The diodes I’m referring to are added external to the protected device and can tolerate a couple hundred milliamps.

Believe me, I’m in no way suggesting that connecting 12V to a roboRIO analog input is a good idea.

The tolerance of 32 V being applied to the inputs is only valid when the supply is also 32 V. When connected to a single +5 V supply, the maximum input voltage is +5 V.

Having spoken directly with chip designers and applications engineers at many different chip manufacturers, they are all in agreement that the general rule is to never exceed the voltage on the power supply pins. Some manufacturers do a better job of making this point clear on their datasheets than others. I have also seen coworkers prove that the chips will blow up if the input pins are taken beyond the power supply range.

TI recommend the Input Common Mode Voltage, VCM be Vcc - 2 V as a maximum (Vcc = positive supply) in Table 6.3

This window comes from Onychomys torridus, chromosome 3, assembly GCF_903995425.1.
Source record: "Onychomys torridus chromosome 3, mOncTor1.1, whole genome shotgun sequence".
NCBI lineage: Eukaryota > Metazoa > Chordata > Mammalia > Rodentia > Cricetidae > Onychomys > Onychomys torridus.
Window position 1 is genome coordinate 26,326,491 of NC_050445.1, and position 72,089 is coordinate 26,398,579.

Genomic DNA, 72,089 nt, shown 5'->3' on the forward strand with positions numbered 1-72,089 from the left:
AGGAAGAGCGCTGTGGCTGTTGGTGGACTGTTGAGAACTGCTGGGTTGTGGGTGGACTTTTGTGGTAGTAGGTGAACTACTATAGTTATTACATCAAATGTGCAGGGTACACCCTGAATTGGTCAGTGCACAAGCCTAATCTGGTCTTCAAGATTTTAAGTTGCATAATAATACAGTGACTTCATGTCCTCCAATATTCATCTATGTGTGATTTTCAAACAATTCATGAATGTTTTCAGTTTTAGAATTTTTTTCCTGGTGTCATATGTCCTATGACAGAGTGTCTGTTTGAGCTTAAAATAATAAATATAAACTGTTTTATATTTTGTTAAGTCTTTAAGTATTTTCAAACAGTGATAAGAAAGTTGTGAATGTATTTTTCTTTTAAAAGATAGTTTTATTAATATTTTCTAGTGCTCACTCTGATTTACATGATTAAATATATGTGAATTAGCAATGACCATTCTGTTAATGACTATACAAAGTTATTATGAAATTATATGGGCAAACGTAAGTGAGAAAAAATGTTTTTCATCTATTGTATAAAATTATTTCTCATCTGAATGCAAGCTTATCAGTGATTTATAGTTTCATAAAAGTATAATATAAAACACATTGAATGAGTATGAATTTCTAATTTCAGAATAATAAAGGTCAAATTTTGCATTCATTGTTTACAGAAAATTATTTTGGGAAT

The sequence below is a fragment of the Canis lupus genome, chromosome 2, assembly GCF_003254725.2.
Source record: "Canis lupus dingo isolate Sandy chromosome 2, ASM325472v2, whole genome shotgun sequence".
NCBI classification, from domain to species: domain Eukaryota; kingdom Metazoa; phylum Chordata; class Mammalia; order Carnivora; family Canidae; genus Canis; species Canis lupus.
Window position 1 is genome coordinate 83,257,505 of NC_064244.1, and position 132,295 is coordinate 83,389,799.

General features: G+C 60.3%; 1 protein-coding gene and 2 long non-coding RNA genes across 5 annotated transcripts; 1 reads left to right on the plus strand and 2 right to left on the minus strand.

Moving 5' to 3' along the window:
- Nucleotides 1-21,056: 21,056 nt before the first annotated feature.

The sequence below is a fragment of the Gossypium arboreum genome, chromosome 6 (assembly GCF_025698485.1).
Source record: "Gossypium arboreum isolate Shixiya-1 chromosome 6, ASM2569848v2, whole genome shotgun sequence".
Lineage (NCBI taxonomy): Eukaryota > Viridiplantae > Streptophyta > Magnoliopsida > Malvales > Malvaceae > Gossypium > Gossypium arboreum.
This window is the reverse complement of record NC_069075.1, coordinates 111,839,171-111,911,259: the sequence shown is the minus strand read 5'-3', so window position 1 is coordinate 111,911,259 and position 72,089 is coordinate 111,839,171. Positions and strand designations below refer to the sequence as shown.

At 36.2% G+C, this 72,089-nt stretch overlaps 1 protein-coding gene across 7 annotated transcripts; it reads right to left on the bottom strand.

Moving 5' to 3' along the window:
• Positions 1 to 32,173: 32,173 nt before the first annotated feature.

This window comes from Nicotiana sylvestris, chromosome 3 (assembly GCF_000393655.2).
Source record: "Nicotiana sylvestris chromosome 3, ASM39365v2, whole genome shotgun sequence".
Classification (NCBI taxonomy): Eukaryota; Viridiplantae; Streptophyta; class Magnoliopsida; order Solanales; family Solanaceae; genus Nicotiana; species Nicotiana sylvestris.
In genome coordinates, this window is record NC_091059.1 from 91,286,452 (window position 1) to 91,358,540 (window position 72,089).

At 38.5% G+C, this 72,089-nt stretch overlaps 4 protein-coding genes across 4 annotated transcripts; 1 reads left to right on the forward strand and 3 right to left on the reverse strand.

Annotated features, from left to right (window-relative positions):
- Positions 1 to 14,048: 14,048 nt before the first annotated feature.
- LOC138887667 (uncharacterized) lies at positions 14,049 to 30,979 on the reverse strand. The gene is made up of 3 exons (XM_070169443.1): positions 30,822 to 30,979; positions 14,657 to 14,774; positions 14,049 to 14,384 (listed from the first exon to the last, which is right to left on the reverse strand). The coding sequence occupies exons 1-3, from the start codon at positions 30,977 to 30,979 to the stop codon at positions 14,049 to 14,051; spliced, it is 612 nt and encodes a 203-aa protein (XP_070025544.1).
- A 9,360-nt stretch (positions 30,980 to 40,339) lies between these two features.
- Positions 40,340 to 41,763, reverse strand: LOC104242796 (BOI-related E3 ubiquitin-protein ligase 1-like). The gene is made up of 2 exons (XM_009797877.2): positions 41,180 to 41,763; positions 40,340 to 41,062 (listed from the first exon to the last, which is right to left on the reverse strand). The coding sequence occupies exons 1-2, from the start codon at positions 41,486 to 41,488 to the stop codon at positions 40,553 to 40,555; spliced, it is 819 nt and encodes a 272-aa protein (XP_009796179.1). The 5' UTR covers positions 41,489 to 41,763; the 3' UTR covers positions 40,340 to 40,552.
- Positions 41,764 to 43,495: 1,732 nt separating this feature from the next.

ST recommends VCM be < Vcc - 2 V or Vcc - 1.5 V, depending on temperature, in Table 2

On Semi recommends VCM be < Vcc - 1.7 V in Note 5 at the bottom of page 3

There are a few devices available that do allow the inputs to be at voltages above or below the supply pins but this ability is very prominent in the part description. The LM2902 makes no such claims.

I would put some combination of resistors and zener diodes to bring that high level down to 5V or less. The last thing you want to do is get your students in the habit of designing for what they can get away with rather than design/rated specs, especially as this doesn’t give up any competitive advantage (and may confer some).